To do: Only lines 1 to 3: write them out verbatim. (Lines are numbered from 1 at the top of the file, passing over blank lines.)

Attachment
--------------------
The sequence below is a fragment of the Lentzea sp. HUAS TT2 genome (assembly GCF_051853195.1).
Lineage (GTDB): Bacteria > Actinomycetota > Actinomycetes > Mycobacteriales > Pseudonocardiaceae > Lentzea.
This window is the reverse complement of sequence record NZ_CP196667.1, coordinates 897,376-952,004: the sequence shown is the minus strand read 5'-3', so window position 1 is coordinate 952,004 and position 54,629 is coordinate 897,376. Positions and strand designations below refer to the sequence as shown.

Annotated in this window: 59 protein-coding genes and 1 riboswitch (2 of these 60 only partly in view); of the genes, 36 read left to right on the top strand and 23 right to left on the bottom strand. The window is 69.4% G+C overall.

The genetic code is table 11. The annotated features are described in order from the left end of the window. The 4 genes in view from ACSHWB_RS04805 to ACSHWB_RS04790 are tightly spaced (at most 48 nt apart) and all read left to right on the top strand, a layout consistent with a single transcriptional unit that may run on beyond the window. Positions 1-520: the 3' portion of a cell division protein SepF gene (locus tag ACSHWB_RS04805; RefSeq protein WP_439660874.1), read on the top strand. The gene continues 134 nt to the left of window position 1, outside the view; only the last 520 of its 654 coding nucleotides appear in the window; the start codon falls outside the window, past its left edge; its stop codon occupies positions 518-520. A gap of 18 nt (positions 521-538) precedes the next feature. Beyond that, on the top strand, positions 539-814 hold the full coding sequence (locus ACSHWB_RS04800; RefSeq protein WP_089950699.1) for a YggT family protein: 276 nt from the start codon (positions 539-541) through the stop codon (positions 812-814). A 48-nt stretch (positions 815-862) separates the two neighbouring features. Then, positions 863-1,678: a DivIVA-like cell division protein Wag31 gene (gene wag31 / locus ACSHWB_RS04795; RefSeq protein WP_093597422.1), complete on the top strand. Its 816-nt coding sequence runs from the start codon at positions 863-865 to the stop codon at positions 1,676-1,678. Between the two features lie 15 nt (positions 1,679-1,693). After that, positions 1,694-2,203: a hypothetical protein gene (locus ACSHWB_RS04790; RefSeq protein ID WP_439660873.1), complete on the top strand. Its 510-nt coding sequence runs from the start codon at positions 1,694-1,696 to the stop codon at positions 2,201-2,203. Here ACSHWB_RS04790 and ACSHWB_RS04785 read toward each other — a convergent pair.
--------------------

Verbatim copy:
The sequence below is a fragment of the Lentzea sp. HUAS TT2 genome (assembly GCF_051853195.1).
Lineage (GTDB): Bacteria > Actinomycetota > Actinomycetes > Mycobacteriales > Pseudonocardiaceae > Lentzea.
This window is the reverse complement of sequence record NZ_CP196667.1, coordinates 897,376-952,004: the sequence shown is the minus strand read 5'-3', so window position 1 is coordinate 952,004 and position 54,629 is coordinate 897,376. Positions and strand designations below refer to the sequence as shown.